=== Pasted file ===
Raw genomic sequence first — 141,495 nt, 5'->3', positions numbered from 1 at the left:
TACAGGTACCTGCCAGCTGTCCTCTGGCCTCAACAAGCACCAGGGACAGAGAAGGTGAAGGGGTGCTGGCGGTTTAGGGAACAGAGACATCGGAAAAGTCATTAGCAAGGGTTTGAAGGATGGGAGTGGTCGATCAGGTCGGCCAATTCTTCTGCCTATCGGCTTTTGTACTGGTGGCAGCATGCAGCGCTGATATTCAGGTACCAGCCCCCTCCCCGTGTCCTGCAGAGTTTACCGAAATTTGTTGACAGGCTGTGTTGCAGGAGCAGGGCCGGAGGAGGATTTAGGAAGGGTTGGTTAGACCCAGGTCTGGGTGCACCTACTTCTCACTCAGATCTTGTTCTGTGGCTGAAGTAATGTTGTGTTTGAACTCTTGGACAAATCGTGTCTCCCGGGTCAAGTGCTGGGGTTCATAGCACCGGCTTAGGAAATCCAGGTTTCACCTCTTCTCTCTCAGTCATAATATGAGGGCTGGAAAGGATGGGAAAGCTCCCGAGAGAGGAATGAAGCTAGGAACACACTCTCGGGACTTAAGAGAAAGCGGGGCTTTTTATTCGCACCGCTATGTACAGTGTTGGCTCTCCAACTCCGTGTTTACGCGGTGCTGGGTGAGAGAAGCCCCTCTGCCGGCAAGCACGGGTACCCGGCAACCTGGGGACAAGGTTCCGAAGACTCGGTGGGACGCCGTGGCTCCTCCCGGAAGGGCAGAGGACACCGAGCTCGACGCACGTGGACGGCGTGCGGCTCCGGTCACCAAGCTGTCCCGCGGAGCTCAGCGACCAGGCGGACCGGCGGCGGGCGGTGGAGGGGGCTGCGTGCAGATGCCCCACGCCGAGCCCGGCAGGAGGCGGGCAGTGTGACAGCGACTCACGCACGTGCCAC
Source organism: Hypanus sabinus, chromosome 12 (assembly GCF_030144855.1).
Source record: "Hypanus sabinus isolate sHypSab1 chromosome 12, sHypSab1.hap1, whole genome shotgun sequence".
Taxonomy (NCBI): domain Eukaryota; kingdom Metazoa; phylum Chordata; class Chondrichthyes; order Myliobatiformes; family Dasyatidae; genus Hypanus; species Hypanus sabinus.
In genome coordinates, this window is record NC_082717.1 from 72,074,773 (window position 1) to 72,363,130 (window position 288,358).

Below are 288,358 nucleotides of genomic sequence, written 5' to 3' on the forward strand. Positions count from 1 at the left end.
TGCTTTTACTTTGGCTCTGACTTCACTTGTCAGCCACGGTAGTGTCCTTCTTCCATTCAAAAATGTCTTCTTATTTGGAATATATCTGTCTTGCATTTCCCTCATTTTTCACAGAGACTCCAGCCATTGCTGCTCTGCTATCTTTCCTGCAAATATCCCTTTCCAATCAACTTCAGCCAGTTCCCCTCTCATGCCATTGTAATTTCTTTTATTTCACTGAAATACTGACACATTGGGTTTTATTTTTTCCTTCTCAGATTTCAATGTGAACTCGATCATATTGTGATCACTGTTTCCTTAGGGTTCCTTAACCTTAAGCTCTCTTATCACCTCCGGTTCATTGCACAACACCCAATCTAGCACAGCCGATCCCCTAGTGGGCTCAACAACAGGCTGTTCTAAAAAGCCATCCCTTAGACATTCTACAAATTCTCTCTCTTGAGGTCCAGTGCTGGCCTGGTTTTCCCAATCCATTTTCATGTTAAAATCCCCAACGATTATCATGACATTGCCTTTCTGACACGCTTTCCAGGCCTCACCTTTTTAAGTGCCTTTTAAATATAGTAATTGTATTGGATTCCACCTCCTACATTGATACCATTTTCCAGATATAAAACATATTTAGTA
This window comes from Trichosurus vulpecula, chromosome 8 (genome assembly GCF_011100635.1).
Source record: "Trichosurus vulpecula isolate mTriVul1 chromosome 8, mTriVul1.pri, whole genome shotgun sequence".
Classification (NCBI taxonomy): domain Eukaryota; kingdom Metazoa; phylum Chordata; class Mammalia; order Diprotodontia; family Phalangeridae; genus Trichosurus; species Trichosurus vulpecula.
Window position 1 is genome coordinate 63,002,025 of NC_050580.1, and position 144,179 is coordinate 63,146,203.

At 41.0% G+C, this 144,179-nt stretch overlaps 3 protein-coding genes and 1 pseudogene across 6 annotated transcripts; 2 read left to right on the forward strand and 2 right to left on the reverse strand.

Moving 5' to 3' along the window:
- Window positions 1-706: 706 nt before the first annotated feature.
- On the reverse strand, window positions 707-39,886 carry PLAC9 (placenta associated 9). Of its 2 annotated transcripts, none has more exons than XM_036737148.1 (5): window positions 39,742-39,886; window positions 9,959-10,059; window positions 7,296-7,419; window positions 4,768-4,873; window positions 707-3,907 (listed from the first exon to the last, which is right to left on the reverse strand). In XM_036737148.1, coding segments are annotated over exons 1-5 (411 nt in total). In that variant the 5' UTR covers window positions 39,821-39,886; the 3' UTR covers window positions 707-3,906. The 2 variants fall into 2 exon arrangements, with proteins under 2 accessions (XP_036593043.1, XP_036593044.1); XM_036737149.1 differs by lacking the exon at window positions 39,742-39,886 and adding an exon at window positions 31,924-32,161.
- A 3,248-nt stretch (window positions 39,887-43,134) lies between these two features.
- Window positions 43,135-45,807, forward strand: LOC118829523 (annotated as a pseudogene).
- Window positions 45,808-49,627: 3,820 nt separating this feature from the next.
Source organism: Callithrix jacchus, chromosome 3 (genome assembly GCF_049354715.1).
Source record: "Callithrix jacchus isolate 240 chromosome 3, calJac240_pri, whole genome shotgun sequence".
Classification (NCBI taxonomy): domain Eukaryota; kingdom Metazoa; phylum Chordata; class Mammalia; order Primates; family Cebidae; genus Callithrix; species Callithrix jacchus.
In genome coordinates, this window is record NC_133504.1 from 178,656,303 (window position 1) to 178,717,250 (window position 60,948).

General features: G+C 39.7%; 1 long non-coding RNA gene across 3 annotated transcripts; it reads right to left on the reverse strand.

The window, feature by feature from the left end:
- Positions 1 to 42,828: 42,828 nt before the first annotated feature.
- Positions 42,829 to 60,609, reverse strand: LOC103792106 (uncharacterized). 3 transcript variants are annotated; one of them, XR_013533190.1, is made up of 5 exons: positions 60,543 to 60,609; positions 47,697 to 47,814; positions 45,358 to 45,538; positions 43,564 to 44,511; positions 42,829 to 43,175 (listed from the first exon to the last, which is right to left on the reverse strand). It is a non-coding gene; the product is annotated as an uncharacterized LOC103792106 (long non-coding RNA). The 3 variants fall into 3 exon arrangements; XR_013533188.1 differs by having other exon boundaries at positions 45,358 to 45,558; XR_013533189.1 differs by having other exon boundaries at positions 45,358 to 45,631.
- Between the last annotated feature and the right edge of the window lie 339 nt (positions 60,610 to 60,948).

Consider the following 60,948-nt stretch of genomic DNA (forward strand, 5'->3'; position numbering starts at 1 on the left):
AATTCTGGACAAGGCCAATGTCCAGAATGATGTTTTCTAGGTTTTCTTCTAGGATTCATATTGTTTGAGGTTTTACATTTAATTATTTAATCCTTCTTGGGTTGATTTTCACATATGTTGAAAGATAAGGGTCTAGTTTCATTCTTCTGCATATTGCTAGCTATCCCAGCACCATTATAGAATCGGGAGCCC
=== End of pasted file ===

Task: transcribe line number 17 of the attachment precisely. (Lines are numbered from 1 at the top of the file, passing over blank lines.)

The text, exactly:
- A 3,248-nt stretch (window positions 39,887-43,134) lies between these two features.